About Berkeley - If I recall correctly, they canceled those speeches out of fear for the safety of the speakers, etc. due to concerns about violent protest. - not in an effort to be PC or anything like that. Perhaps they could/should have found a better way to resolve this issue. But, TBF, they probably weren't prepared for such a reaction since the do have a history of being a bastion of free speech.

ETA: @britomart & @skipped - I take it skipped that your comparing the poem about black protesters to brit's having stated (in a prior thread) that she "(wasn't) sure if (she) could've respected (her) father if he'd voted for Trump." But I don't see where she said she would have COd him for that. Also, the poem is complaining about a group of people being criticized for every action that others don't agree with. I don't see how brit's concern about one vote would be quite the same as that. As she points out, herself, she didn' have an issue w/ her dad voting for Bush, even though she didn't agree. Her only problem would have been w/ a Trump vote on his part.

Brit was extremely ****** at all Trump voters.  Called them ALL racists.  She admitted it was a good thing  her dad didn't vote for Trump because she wouldn't have wanted to talk to him (and neither would her mother either);  ETA again. Brit said she could tolerate her dad voting for GW Bush but Trump was different. 

ETA Hillary called 1/2 the Trump voters deplorable.  Some say it might have been one of the things that cost her the election.  You insinuate every Trump voter  is deplorable because they are either racist or tolerate racism. . So Brit, here is a suggestion, if you want to know how to protest so that you won't offend peoples "tender sensibilitites" so that people would consider accepting  your protests and your positions.  DON'T call them racist.  They just might not like it.

Edited by skipped

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1 hour ago, RoseRed135 said:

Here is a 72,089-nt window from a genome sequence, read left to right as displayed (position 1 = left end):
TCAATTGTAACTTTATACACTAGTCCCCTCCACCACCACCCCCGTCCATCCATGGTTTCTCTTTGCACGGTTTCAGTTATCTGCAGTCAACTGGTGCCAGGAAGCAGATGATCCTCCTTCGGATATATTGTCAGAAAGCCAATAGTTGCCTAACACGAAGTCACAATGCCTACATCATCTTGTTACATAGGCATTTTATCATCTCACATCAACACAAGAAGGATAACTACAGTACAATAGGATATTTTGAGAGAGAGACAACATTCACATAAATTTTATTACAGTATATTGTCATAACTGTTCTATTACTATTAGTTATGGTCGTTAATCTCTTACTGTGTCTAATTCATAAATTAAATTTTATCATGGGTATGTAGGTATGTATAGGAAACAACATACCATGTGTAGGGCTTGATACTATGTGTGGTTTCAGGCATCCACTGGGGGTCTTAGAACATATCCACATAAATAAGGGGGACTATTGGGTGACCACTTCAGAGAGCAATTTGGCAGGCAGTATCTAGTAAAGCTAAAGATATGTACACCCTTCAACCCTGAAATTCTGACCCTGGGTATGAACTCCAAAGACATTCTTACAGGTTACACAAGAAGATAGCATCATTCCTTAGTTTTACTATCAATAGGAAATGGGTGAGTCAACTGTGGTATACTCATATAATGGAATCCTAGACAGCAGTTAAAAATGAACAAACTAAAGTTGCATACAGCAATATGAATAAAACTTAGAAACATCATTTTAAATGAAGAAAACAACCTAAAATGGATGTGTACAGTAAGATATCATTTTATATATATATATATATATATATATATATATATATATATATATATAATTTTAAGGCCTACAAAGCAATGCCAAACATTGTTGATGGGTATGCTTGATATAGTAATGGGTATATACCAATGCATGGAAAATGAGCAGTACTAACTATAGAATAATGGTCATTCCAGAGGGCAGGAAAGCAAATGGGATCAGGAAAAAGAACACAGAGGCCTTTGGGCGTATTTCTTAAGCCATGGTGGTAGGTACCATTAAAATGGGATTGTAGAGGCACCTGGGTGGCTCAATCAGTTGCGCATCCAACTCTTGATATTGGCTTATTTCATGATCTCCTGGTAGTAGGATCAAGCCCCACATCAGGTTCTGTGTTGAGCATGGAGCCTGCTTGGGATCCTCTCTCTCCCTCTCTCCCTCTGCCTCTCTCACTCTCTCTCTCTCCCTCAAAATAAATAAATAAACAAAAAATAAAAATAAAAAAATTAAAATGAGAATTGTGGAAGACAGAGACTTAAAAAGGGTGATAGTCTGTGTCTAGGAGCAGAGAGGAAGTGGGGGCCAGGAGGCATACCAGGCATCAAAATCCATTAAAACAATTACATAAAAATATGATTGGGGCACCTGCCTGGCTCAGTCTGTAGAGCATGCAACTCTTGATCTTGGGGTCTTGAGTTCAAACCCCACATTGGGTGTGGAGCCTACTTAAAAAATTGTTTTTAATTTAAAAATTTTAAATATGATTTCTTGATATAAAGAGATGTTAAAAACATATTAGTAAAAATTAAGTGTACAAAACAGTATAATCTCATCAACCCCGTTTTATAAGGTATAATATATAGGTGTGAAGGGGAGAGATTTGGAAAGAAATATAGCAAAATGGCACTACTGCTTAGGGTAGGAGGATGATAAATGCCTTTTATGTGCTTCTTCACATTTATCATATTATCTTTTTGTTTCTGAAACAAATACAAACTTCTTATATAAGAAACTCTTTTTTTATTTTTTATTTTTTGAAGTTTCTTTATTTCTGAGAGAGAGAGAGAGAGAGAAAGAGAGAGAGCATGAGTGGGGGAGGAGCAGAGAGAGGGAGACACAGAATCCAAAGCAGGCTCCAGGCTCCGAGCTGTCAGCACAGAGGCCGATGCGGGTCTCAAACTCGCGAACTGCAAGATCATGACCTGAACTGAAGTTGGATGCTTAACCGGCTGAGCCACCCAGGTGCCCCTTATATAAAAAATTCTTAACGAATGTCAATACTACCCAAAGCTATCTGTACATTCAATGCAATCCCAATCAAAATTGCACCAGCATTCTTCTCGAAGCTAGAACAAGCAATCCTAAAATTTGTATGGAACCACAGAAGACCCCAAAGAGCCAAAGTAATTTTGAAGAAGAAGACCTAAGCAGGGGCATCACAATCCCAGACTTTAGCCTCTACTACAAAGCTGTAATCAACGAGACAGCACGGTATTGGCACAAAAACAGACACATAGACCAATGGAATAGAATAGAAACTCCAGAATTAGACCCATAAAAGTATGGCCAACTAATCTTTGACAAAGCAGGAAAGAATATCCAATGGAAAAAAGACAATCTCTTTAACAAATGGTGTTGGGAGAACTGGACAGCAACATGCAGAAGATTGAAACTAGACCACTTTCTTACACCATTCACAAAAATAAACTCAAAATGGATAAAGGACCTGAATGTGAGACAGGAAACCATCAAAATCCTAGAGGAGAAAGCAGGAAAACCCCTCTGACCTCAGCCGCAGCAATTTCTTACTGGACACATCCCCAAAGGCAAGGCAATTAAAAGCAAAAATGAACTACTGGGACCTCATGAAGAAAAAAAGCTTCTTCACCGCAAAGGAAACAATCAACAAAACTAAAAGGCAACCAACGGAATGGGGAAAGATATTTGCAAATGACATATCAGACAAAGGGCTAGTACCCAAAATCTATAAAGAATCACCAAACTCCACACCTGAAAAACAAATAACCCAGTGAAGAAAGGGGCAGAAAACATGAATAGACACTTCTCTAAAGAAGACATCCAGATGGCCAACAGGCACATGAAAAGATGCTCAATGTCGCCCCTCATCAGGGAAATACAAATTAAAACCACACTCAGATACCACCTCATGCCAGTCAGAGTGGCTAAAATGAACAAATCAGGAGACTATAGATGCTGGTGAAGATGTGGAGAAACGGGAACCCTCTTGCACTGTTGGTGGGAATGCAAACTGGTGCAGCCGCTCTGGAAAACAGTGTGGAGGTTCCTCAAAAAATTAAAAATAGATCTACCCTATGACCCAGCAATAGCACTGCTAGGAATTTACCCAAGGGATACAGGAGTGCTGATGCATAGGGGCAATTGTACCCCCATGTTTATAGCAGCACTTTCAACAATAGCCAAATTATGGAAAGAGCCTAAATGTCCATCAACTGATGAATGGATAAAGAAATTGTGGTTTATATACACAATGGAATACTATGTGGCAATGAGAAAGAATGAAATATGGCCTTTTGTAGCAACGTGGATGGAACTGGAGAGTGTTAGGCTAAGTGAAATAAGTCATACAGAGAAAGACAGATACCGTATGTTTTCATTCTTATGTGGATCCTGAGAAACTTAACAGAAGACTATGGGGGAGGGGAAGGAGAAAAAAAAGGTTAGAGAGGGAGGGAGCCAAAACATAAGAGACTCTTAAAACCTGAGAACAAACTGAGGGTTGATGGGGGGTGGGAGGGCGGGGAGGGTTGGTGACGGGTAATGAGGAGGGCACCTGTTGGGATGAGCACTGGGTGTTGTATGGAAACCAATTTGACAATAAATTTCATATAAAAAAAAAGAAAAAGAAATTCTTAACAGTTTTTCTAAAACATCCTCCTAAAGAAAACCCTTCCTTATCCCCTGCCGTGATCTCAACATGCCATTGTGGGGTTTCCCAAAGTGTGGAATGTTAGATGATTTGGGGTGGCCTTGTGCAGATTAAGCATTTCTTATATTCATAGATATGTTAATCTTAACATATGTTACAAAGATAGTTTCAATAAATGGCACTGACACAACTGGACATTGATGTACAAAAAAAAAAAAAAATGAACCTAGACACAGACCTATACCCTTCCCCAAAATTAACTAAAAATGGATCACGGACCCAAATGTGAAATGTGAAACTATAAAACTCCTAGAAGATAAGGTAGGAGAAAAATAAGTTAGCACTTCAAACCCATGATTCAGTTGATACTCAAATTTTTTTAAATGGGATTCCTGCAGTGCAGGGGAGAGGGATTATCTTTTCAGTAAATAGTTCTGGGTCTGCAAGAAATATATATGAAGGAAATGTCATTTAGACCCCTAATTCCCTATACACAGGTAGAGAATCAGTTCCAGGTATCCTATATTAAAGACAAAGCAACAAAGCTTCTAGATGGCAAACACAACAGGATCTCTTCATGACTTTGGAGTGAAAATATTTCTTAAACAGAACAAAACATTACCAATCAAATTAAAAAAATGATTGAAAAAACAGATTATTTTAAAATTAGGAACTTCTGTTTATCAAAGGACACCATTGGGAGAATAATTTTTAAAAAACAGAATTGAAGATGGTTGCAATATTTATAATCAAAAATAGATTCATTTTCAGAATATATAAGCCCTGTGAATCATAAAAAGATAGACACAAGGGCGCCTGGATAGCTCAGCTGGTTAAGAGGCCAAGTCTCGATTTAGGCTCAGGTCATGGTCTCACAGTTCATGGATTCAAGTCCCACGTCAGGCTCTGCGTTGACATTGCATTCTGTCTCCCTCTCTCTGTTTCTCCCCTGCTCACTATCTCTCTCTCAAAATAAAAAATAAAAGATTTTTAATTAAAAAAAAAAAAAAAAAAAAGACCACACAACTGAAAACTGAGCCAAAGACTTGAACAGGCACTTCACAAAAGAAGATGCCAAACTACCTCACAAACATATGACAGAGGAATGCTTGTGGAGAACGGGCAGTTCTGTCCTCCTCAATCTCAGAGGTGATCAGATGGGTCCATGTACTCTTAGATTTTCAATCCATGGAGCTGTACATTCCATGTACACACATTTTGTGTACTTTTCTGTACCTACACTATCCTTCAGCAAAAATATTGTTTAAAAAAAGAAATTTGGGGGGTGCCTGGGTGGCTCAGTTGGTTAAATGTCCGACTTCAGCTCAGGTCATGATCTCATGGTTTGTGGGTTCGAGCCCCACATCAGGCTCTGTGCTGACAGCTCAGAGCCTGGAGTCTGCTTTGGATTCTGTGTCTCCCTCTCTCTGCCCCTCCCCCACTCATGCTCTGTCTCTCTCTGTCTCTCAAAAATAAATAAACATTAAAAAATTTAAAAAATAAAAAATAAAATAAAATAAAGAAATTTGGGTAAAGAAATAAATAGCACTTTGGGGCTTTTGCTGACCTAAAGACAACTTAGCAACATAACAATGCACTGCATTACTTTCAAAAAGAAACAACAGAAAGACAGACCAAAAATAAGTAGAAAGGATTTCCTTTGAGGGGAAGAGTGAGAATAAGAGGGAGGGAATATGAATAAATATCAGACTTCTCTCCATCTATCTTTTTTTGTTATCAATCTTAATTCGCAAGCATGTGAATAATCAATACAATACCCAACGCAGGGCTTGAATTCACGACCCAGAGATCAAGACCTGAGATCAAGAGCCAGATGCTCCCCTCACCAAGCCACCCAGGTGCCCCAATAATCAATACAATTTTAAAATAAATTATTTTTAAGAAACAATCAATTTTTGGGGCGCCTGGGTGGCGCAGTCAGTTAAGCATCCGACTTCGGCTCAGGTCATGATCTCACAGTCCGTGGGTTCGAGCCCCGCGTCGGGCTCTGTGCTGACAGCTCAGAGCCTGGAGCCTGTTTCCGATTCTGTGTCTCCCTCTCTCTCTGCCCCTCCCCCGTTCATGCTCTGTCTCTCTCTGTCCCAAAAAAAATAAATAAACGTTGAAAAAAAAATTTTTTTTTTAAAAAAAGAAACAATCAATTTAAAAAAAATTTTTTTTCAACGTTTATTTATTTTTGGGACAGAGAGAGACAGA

@ All - I have to admit, I don't fully understand that either. IMO, it's kind of like when some people criticized the Kennedys for concern w/ Civil Rights/social justice. Does being rich or famous, etc mean you're not allowed to have a heart? I don't think so. .

I've always felt the Kennedy's led by example in social issues, continuing to teach each generation the value of public service. Being rich & famous gives a person the avenue to bring attention to issues AND should also, like the Kennedy's to effect change. "Taking a knee" brings attention to issues...but do enough people know there is a next step?

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2 minutes ago, Mame925 said:

I've always felt the Kennedy's led by example in social issues, continuing to teach each generation the value of public service. Being rich & famous gives a person the avenue to bring attention to issues AND should also, like the Kennedy's to effect change. "Taking a knee" brings attention to issues...but do enough people know there is a next step?

I think it's a good start to at least get people to acknowledge there is a problem.  Taking the knee brings attention to the problem and gets people talking, like we are doing now.  It's a start.

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1 hour ago, skipped said:

Brit was extremely ****** at all Trump voters.  Called them ALL racists.  She admitted it was a good thing  her dad didn't vote for Trump because she wouldn't have wanted to talk to him (and neither would her mother either);  ETA again. You said you could tolerate your dad voting for GW Bush but Trump was different. 

ETA Hillary called 1/2 the Trump voters deplorable.  Some say it might have been one of the things that cost her the election.  You called every Trump voter  deplorable. So Brit, here is a suggestion, if you want to know how to protest so that you won't offend peoples "tender sensibilitites" so that people would consider accepting  your protests and your positions.  DON'T call them racist.  They just might not like it.

Yup, I don't think I could speak to my dad if he had voted for Trump.  I would have lost all respect for him if he had voted for such a blatant unapologetic racist.  For my own father to be so racist and self-loathing would have sickened me.  

Thanks for the suggestion skipped.  I will have to remember that calling a racist a racist might hurt their feelings.  

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4 hours ago, Mame925 said:

Follow the career of a "star" athlete, all the way back to middle school/high school days. These kids get so many 'passes' in their lives the system should be embarrassed. Brock Turner is a front page example.

Brock Turner is a good comparison to Pittsburgh's horrid disgusting #7 (who settled). Three months served - really?

Edited by JanelleK
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On 9/27/2017 at 9:16 PM, Mame925 said: